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Space to Think, a new book celebrating ten years of the Dublin Review of Books More Information 

    The Modernist Moment

    Tom Hennigan
    Brazil, in the mid-twentieth century, saw a spectacular flourishing of architecture and town planning, associated with names like Niemeyer and Costa. But since then chaos and venality have returned, with builders rather than architects in the driving seat and recent hopes that the World Cup could be a game-changer disappointed.

    The Quintessence of the Balkans

    Maria Falina
    A brave and admirable attempt to explain the history of a little known part of an often misunderstood region is rendered problematic by the sheer complexity of the subject matter, with its multiple identities, contending occupying forces, obscure motivations and often complex loyalties.

    Freedom Smells Like French Perfume

    Angela Nagle
    Freedom Smells Like French Perfume
    Many feminists abhor Femen for its naked protests and apparent acceptance of conventional or trashy ideas of beauty, but there is also a more basic clash at work here between a direct confrontation with injustice and a new feminism which finds itself too embarrassed to oppose non-Western or Islamic forms of oppression of girls and women.

    Muddling Through

    Andreas Hess
    The surface noise of democratic politics can make leaders slow to recognise a crisis. The knowledge that previous crises have been overcome encourages delay; delay encourages drift; fear of drift encourages precipitate action; precipitate action encourages mistakes; mistakes encourage caution. And so the cycle wobbles on; we survive but don’t really go anywhere.

    Spies and Gentlemen

    Maeve Flanagan
    A new book focusing on Kim Philby, the Cambridge spies and the rivalry between MI5 and its more upper class sister service, MI6, argues that an astute Russian policy of penetration and the loyalties embedded in the class system combined to undermine the British intelligence services.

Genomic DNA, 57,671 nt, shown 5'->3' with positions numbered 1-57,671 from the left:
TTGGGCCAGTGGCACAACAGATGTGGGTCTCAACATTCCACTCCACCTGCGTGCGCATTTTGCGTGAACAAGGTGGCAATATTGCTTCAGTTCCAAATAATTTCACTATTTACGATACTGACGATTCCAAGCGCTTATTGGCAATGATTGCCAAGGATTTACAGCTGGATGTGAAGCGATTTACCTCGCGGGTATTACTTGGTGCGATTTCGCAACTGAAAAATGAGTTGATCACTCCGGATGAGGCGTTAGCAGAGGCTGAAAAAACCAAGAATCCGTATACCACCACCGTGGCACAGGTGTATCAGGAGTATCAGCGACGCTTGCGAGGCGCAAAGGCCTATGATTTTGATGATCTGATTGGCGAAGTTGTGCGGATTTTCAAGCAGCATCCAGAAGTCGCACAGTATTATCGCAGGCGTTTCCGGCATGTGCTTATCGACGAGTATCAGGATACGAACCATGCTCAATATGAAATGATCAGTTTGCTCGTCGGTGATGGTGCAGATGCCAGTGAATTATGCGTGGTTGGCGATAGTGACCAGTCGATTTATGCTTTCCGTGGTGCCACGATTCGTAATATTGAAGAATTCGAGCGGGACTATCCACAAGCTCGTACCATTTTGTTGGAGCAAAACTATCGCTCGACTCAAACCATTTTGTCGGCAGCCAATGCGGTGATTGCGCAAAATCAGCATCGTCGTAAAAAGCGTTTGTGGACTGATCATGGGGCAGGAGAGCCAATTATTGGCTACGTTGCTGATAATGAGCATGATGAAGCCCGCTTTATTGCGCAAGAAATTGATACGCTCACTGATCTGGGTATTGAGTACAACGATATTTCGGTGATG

Janus-Faced Europe

    It is now in the interests of the EU to set about calming the bear at its door, convincing the Russians that mutual respect and trade is in everyone’s interest and that no one will benefit from a new great game conducted in Eastern Europe.

    Look! No Wheels!

    The Cold War, or at least the First Cold War, is now long over. Curiously, it ended without a war. Afterwards, the US global hegemony that some predicted failed to materialise. As in other areas, victories in history don’t always amount to as much as was expected. Meanwhile the debate seeking a credible explanation for the implosion of the Soviet Union continues.

    On the Necessary Execution of a Prince

    Was the recent arrest, trial and execution of North Korea's number two politician just another sign of the madness of the regime? Or was it perhaps a sign to the people that things could actually change for the better and that no one - none of 'them' - was necessarily too powerful to evade punishment?

    Easy Does It

    Liam Hennessy
    Angela Merkel’s style, which is based on caution, analysis and calm calculation married with a commitment to tolerance in the public sphere, has seen her win three successive election victories. Will she be able to add political imagination to these virtues in the final phase of her career and so transform European politics?


    Fast food workers in the States don’t earn enough to eat ... fast food. Too bad, say the employers, what they do can easily be done by machines.